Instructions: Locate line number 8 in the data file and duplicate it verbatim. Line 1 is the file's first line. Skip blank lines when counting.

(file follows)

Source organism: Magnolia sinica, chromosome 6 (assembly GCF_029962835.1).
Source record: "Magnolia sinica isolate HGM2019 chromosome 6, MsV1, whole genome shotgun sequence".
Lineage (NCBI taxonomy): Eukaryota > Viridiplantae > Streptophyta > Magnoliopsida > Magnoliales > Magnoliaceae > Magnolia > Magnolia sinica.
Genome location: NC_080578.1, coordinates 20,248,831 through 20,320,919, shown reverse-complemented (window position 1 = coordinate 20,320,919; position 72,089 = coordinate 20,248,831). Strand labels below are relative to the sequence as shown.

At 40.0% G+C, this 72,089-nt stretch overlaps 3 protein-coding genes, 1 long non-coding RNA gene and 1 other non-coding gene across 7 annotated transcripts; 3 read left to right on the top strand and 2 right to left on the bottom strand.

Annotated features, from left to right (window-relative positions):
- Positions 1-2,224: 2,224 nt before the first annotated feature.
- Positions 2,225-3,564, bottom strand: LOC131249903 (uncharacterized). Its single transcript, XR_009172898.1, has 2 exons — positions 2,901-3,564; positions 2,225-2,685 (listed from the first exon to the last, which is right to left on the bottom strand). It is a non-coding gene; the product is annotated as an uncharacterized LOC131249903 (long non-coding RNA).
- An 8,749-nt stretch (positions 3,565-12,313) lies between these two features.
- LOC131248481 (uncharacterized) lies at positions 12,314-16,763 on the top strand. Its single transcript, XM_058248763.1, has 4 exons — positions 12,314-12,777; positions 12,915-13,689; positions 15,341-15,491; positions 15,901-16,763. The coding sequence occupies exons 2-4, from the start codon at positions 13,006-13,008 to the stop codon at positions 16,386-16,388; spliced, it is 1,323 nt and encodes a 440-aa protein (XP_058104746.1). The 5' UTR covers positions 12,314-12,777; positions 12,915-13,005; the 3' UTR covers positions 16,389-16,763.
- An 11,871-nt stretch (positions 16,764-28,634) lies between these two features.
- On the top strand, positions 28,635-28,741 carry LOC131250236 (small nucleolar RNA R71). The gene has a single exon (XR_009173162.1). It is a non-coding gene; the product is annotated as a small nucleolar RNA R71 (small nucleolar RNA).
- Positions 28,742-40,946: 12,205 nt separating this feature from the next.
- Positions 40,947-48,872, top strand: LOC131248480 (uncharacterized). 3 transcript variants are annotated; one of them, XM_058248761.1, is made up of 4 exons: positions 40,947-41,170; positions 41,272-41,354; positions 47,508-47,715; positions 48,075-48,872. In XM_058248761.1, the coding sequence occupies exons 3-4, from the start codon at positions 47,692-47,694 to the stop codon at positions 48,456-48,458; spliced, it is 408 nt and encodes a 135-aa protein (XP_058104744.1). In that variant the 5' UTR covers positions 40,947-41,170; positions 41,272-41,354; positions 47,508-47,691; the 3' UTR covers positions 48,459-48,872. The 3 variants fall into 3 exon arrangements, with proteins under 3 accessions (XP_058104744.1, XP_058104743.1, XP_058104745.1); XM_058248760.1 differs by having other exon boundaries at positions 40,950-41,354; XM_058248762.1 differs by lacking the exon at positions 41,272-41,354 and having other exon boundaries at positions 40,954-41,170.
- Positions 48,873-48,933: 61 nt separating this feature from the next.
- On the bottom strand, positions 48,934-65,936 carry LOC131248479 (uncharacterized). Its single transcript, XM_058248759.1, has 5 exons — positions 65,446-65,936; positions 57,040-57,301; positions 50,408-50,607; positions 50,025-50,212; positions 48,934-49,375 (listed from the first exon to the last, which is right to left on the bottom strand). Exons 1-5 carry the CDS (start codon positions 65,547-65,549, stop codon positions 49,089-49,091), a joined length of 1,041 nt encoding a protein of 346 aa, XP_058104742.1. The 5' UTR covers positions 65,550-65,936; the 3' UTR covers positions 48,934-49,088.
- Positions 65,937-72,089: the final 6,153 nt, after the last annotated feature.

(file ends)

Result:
- Positions 2,225-3,564, bottom strand: LOC131249903 (uncharacterized). Its single transcript, XR_009172898.1, has 2 exons — positions 2,901-3,564; positions 2,225-2,685 (listed from the first exon to the last, which is right to left on the bottom strand). It is a non-coding gene; the product is annotated as an uncharacterized LOC131249903 (long non-coding RNA).